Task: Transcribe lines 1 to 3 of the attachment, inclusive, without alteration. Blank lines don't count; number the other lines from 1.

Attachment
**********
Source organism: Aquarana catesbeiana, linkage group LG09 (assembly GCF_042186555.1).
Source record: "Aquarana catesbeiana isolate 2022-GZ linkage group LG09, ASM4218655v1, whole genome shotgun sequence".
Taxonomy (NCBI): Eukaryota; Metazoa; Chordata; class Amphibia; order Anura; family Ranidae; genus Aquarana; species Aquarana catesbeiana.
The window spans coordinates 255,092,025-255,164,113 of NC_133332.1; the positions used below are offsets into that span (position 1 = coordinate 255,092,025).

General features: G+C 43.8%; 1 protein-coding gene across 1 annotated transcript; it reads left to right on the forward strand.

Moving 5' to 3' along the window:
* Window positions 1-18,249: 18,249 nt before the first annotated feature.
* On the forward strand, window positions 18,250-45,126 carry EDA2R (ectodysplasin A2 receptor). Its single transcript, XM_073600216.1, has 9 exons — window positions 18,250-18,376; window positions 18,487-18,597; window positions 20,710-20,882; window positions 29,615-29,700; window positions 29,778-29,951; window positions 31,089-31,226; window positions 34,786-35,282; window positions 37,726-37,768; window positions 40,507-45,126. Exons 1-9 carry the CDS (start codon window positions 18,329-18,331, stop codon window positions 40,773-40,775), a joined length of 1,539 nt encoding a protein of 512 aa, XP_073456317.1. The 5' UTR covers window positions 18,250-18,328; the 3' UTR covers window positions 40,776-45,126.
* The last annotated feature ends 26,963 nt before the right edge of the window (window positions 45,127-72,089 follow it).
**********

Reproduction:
Source organism: Aquarana catesbeiana, linkage group LG09 (assembly GCF_042186555.1).
Source record: "Aquarana catesbeiana isolate 2022-GZ linkage group LG09, ASM4218655v1, whole genome shotgun sequence".
Taxonomy (NCBI): Eukaryota; Metazoa; Chordata; class Amphibia; order Anura; family Ranidae; genus Aquarana; species Aquarana catesbeiana.